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John Muir was a fascinating man who was many things: inventor, scientist, revolutionary, druid (a modern day Celtic priest), husband, son, father and friend, and a shining son of the Scottish Enlightenment – both in temperament and intellect. Kim Heacox, author of The Only Kayak, bring us a story that evolves as Muir's life did, from one of outdoor adventure into one of ecological guardianship – Muir went from impassioned author to leading activist. John Muir and the Ice That Started a Fire is not just an engaging and dramatic profile of Muir, but an expose on glaciers, and their importance in the world today. Muir shows us how one person changed America, helped it embrace its wilderness, and in turn, gave us a better world.
December 2014 will mark the 100th anniversary of Muir's death. Muir died of a broken heart, some say, when Congress voted to approve the building of Hetch Hetchy Dam in Yosemite National Park. Perhaps in the greatest piece of environmental symbolism in the U.S. in a long time, on the California ballot this November is a measure to dismantle the Hetch Hetchy Dam.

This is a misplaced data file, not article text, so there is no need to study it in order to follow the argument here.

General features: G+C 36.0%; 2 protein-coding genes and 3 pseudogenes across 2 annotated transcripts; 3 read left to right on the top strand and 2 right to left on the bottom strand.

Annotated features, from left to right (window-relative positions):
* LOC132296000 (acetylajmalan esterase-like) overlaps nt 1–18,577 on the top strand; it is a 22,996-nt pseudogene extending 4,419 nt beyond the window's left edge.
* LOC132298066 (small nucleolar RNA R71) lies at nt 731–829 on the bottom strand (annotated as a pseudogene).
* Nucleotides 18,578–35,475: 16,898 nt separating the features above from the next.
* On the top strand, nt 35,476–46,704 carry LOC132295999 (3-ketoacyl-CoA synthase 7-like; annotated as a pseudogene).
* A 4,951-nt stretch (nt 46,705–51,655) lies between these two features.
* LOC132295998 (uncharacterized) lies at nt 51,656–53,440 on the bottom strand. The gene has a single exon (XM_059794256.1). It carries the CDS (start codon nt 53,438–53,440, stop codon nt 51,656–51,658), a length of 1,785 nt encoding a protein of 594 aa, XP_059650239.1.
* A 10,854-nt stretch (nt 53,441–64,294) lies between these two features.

Muir's legacy is that he reordered our priorities and contributed to a new scientific revolution that was picked up a generation later by Aldo Leopold and Rachel Carson, and is championed today by influential writers like E.O. Wilson and Jared Diamond. Heacox will take us into how Muir changed our world, advanced the science of glaciology and popularized geology. How he got people out there. How he gave America a new vision of Alaska, and of itself.
Kim Heacox is the author of several books on biography, history, and conservation, plus a novel, Caribou Crossing, about the Arctic National Wildlife Refuge. His Alaska memoir, The Only Kayak (Lyons Press), a PEN USA Literary Award finalist in creative nonfiction, is now in its seventh printing. Kim was a writer-in-residence at Cambridge University's Scott Polar Research Institute in 1998, and in Denali National Park in 2012. He has written feature articles for many national magazines and opinion-editorials for the Los Angeles Times, the Washington Post, and Anchorage Daily News. He lives with his wife, Melanie, in the little town of Gustavus, near Glacier Bay in Alaska.